As the globe becomes dappled with devices tracking our movements through physical space, one company aims to organize and standardize the data flowing through those trackers. Oslo-based Unacast has focused its early efforts on corralling the growing array of so-called proximity services firms that have mobile beacons and other tracking sensors installed in stores, restaurants and entertainment venues, serving as a hub to integrate sensor data with ad platforms including Lotame, Mediamath and Oracle.
Now Unacast aims to work directly with brands. It's hoping a fresh influx of $5 million in a series A funding round helps get it there. "We are having a lot of brand direct conversations," said Chris Cunningham, chief revenue officer at Unacast. The company has just begun speaking with agencies including WPP and hopes to hold meetings with brand execs at this year's annual Cannes Lions advertising festival.
Mobile beacons and other proximity-location-tracking sensors continue to proliferate in retail and other business locations across the globe, numbering 6.2 million as of the first quarter, according to a recent report from Proxbook, a Unacast-affiliated directory of companies in the space. Today, companies use beacons and sensors to gauge foot traffic, better understand who's in its business locations, and deliver messages to people when they're near a specific area of a store or facility.
The company, which scored a seed funding round of $1.6 million in April 2015, connects ad platforms with around 50 proximity services firms to enable digital ad retargeting based on location data gathered by beacons and other sensors that communicate with mobile devices. The new $5 million in funding comes from venture capital firms Open Ocean Capital and Investinor.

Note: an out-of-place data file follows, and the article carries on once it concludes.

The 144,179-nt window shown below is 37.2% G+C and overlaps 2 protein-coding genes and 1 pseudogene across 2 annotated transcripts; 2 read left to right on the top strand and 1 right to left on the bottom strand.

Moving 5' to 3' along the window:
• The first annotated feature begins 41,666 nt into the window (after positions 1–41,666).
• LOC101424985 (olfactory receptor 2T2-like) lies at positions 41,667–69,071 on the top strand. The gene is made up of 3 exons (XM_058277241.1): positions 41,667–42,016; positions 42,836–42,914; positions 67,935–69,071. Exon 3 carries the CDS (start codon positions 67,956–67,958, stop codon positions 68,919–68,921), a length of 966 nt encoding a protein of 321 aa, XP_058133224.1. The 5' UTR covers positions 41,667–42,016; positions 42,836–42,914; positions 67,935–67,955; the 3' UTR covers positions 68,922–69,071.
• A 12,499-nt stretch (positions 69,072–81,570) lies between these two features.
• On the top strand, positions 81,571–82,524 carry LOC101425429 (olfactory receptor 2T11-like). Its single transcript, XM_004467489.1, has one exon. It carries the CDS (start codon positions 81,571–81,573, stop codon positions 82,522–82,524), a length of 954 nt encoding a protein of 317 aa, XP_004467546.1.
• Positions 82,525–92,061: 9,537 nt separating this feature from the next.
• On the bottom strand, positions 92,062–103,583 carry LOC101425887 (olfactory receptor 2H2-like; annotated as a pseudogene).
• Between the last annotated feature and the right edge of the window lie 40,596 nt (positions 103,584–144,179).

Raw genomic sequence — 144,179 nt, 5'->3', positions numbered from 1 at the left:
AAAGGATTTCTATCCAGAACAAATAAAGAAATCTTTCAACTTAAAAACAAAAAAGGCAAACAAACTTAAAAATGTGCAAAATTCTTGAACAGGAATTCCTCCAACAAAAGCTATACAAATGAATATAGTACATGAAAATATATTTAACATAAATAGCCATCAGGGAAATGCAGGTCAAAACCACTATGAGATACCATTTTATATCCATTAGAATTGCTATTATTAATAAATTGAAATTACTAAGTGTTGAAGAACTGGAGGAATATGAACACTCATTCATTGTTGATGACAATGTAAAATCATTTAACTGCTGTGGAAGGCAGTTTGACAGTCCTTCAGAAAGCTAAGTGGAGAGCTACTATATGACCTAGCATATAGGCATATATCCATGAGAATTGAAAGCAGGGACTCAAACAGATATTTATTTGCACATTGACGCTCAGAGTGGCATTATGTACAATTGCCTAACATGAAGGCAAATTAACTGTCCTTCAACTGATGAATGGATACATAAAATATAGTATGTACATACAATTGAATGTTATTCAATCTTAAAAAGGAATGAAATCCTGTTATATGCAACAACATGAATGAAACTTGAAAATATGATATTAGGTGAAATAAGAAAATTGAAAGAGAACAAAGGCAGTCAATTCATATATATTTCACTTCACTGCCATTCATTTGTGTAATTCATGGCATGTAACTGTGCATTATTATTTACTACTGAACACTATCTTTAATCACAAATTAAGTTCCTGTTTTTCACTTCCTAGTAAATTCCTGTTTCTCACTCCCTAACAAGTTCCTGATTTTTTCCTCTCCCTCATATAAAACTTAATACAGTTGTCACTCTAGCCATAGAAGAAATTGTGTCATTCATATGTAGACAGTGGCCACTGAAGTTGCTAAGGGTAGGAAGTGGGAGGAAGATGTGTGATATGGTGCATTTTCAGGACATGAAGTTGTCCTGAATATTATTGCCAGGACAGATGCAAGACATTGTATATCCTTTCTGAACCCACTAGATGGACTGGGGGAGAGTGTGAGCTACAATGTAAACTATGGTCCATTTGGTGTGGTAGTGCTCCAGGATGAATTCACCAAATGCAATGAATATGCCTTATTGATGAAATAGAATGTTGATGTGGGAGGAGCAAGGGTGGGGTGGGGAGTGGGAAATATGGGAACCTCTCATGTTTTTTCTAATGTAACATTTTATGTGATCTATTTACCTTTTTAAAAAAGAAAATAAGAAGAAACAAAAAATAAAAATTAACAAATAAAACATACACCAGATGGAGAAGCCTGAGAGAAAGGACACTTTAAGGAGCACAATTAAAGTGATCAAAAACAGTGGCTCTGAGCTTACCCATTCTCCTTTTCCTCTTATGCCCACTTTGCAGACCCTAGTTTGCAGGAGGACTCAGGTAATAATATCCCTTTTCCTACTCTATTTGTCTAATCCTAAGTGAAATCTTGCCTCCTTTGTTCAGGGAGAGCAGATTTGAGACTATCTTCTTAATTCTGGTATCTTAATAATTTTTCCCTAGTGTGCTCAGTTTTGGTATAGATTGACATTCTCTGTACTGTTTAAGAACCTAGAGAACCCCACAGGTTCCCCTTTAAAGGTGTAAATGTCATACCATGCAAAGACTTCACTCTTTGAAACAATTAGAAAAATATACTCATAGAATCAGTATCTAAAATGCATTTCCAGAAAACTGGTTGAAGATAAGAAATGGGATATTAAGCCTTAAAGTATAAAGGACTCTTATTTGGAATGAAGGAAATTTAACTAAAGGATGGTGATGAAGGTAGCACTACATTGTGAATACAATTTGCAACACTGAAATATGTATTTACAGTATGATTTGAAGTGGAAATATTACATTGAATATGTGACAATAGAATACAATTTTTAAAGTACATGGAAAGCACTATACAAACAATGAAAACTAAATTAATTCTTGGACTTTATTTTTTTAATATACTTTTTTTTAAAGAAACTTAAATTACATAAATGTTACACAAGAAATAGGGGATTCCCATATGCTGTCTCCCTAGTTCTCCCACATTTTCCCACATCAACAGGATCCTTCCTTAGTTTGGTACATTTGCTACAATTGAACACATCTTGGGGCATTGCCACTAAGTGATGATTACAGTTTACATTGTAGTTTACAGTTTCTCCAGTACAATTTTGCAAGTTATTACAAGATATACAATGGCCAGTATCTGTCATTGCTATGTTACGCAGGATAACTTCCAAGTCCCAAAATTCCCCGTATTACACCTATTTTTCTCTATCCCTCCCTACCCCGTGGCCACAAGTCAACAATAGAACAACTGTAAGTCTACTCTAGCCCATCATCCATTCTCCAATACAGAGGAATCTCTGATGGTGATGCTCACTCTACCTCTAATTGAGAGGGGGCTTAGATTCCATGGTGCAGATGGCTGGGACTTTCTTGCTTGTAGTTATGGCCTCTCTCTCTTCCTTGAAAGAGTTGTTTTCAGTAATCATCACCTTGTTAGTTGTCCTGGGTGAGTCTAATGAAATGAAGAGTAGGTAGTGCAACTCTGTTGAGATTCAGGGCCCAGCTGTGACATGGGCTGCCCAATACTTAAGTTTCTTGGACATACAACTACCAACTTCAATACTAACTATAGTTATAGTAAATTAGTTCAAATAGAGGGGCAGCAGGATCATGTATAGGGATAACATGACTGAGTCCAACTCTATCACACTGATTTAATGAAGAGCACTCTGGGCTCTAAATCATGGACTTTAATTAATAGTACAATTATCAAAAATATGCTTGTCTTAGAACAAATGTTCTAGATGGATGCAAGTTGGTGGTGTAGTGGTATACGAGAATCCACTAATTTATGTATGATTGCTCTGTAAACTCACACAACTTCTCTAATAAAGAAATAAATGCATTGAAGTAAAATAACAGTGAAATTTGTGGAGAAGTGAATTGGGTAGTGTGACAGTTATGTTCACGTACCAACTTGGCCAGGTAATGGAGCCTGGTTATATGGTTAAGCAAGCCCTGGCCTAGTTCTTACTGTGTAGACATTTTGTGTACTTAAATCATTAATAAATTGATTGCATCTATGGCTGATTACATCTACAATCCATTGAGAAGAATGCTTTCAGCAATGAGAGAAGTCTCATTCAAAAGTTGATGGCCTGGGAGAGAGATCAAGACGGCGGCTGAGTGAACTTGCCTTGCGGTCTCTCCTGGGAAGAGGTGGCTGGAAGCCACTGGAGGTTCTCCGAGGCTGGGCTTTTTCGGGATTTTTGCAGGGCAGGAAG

Unacast plans to bolster its infrastructure capabilities in order to manage what it hopes will be more data flowing into its system from sensor and beacon providers, and the recent funding round will fund that goal. The money will also go toward bringing on new sales staff, particularly in the company's New York office.
The idea behind the service is to assist companies taking in mobile sensor data -- the information intercepted by sensors when mobile devices come within close proximity -- to turn it into a new revenue stream by integrating it with ad platforms that allow advertisers to target mobile ads to people who have been near those sensors. For instance, a retailer may want to retarget a shopper who was in the shoe department with an ad in the future.
"We have a large cost ahead of us which is to aggregate and normalize all this data," said Thomas Walle, co-founder and CEO of Unacast. Much of the data generated by proximity sensors is not in a form that is readily applicable to ad targeting or tagged properly to be used by ad systems.
Historically such sensors might trigger a message offering a discount on a product when a mobile app recognizes that someone is near a sensor in a certain area. However, the data might only show that someone was near sensor number 123 rather than near a sensor in the cereal aisle. Unacast wants to ensure that data showing someone has been in the cereal aisle at a grocery store is labeled in a way that's recognizable to ad targeting platforms.
Unacast is helping proximity firms tag and structure their data to speak the language of ad technologies. "Some proximity companies do this themselves; sometimes it's not really applicable in the online marketing space," said Mr. Walle.